SEABROOK ISLAND — As Kiawah developers and environmentalists battle over Capt. Sam’s Spit, workers are gouging the cape beach that would otherwise be thronged by shorebirds.

Neighboring Seabrook Island is recutting the Kiawah River inlet through the beach for the third time in 30 years, a patchwork repair job considered so important to island real estate that it is called for in the management plan. Heavy duty equipment is piling sand in two long, intersecting berms that look like runways.

The work is expected to disrupt wildlife for at least a few years, including the feeding and nesting by species of concern such as red knots, least terns, oyster catchers, black skimmers, Wilson’s plovers and pelicans in one of the fewer remaining places where they thrive.

“There’s not a lot of other places for them to go. There’s only a little bit of open (nesting and feeding) space without humans and dogs trespassing all over it,” said Nathan Dias of Cape Romain Bird Observatory.

Recutting the inlet keeps portions of the Seabrook beach from being eroded by the inlet dynamics. The cut, essentially moving the shifting inlet back toward Kiawah Island proper, changes the flow of sand that runs in currents down the beach and allows more of that sand to settle on Seabrook.

Twice in the past, the inlet has been cut to do that. Before the first cut, erosion took so much of the Seabrook beach that island interests placed a rock revetment to stop high surf from slamming into homes — rocks that still can be seen jutting up through the sand.

The worst of the erosion takes place on the Seabrook Island’s far end from Capt. Sam’s, where the North Edisto River has cut nearly all the beach away from in front of the Beach Club, the island’s sole resort and a focus of tourism revenue.

The current recut first was permitted in 2013, but held up by a lawsuit from Bill Sansom, a property owner who said it was too soon, with the huge swath of sand and dunes between the ocean and his beachfront home. But in the two intervening years that apparently changed and the suit was dismissed in late 2014.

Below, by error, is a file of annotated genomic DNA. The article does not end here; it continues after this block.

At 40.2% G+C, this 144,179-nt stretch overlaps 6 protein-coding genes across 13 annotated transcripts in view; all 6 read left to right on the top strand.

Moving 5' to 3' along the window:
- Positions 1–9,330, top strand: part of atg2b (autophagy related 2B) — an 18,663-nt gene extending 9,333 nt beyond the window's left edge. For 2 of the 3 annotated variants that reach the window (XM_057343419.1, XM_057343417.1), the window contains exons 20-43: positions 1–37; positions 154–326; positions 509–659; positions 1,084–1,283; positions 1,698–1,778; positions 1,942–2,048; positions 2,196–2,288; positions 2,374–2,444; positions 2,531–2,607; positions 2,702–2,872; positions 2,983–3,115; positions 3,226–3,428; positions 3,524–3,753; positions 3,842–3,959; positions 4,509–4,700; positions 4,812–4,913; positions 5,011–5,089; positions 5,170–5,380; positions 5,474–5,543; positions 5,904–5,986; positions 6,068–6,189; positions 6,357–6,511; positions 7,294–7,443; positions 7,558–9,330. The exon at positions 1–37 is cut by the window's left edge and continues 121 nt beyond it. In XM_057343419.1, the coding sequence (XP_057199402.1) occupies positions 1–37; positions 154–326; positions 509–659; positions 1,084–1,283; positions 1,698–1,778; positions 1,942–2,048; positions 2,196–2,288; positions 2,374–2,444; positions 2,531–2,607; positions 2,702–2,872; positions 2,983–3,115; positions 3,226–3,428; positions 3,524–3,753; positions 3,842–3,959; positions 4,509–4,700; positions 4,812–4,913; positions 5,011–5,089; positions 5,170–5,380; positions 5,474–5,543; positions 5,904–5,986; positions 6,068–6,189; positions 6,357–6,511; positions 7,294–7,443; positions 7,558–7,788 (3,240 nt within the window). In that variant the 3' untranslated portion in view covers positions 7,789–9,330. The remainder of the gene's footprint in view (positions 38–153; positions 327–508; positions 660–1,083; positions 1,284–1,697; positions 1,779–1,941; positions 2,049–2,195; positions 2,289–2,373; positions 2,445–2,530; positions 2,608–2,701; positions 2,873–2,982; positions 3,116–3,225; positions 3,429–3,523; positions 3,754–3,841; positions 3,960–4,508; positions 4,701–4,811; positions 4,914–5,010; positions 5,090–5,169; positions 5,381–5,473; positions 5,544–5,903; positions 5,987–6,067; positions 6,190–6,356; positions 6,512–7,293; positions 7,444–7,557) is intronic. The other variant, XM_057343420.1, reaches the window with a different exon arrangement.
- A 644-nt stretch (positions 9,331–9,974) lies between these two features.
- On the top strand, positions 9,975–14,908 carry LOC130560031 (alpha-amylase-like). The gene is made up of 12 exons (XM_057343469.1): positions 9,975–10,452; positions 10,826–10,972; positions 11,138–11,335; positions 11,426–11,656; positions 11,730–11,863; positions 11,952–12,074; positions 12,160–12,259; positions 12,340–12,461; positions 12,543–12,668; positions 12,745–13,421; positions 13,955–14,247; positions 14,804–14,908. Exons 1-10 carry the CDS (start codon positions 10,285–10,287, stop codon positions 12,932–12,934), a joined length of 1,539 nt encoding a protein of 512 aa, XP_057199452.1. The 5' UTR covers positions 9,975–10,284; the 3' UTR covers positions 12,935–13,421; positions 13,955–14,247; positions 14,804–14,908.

“The passage of time ... has accomplished the plaintiff’s objective of seeking a longer interval between projects,” the court order reads. Calls on Tuesday to the Seabrook Island Property Owners Association president and a call to its engineer were not returned by deadline.

The work is underway with a number of conditions attached to protect various bird, sea turtle and other species. It’s being conducted during sea turtle nesting season as the most appropriate option, rather than during the spring or fall bird migration or winter feeding and resting season, said Jennifer Koches of the U.S. Fish and Wildlife Service.

It must be completed by Aug. 15, she said.

The work cuts into a least tern nesting sanctuary and extends to a knob of riverbank that is a focus of rare dolphin “strand feeding” behavior, where the mammals work in a group to corral fish, force them to leap ashore then leap after them to eat.

“There’s huge trucks. There were no birds. The place is just cleared out. I only saw one dolphin all day with all this commotion going on,” said Gene Gebhard of West Ashley, who kayaked to the cape beach on Memorial Day where work was underway.

Meanwhile, the nearest place the birds could move to is across the river inlet to the Seabrook beach.

“Seabrook has off-leash dogs that chase them and more (human) activity,” said Dias, who testified in the court hearing before the case was dismissed. “It’s sad. It’s really disappointing.”

Editor’s note: Earlier versions of this story contained an error.

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